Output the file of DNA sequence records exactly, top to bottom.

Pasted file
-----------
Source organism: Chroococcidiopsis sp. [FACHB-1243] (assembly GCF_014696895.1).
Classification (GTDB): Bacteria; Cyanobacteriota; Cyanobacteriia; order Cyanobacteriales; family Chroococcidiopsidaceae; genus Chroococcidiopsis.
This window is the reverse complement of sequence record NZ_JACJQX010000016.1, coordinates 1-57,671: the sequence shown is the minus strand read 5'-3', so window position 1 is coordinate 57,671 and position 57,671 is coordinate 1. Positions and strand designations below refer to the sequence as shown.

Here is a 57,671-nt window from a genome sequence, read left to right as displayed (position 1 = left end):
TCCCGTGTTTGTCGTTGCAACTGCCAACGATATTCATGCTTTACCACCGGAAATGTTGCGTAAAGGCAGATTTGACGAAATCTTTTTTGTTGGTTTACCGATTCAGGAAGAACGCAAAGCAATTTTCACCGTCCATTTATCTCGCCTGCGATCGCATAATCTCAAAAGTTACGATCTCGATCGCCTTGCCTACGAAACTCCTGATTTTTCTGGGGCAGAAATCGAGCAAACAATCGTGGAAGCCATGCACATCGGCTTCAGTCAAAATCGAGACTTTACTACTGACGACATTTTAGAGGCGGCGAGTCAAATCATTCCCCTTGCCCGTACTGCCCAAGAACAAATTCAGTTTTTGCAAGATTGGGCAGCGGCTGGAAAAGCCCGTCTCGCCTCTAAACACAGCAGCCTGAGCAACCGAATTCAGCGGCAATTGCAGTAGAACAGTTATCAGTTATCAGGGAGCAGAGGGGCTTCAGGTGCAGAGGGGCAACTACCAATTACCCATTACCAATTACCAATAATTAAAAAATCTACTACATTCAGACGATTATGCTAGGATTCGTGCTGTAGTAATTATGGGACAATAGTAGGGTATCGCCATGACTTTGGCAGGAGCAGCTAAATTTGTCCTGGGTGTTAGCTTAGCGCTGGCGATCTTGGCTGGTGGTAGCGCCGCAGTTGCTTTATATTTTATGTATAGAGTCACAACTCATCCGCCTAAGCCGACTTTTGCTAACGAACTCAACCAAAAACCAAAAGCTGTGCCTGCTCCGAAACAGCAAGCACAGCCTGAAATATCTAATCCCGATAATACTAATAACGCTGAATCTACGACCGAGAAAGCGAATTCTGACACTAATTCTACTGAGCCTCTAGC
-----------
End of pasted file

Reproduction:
Source organism: Chroococcidiopsis sp. [FACHB-1243] (assembly GCF_014696895.1).
Classification (GTDB): Bacteria; Cyanobacteriota; Cyanobacteriia; order Cyanobacteriales; family Chroococcidiopsidaceae; genus Chroococcidiopsis.
This window is the reverse complement of sequence record NZ_JACJQX010000016.1, coordinates 1-57,671: the sequence shown is the minus strand read 5'-3', so window position 1 is coordinate 57,671 and position 57,671 is coordinate 1. Positions and strand designations below refer to the sequence as shown.

Here is a 57,671-nt window from a genome sequence, read left to right as displayed (position 1 = left end):
TCCCGTGTTTGTCGTTGCAACTGCCAACGATATTCATGCTTTACCACCGGAAATGTTGCGTAAAGGCAGATTTGACGAAATCTTTTTTGTTGGTTTACCGATTCAGGAAGAACGCAAAGCAATTTTCACCGTCCATTTATCTCGCCTGCGATCGCATAATCTCAAAAGTTACGATCTCGATCGCCTTGCCTACGAAACTCCTGATTTTTCTGGGGCAGAAATCGAGCAAACAATCGTGGAAGCCATGCACATCGGCTTCAGTCAAAATCGAGACTTTACTACTGACGACATTTTAGAGGCGGCGAGTCAAATCATTCCCCTTGCCCGTACTGCCCAAGAACAAATTCAGTTTTTGCAAGATTGGGCAGCGGCTGGAAAAGCCCGTCTCGCCTCTAAACACAGCAGCCTGAGCAACCGAATTCAGCGGCAATTGCAGTAGAACAGTTATCAGTTATCAGGGAGCAGAGGGGCTTCAGGTGCAGAGGGGCAACTACCAATTACCCATTACCAATTACCAATAATTAAAAAATCTACTACATTCAGACGATTATGCTAGGATTCGTGCTGTAGTAATTATGGGACAATAGTAGGGTATCGCCATGACTTTGGCAGGAGCAGCTAAATTTGTCCTGGGTGTTAGCTTAGCGCTGGCGATCTTGGCTGGTGGTAGCGCCGCAGTTGCTTTATATTTTATGTATAGAGTCACAACTCATCCGCCTAAGCCGACTTTTGCTAACGAACTCAACCAAAAACCAAAAGCTGTGCCTGCTCCGAAACAGCAAGCACAGCCTGAAATATCTAATCCCGATAATACTAATAACGCTGAATCTACGACCGAGAAAGCGAATTCTGACACTAATTCTACTGAGCCTCTAGC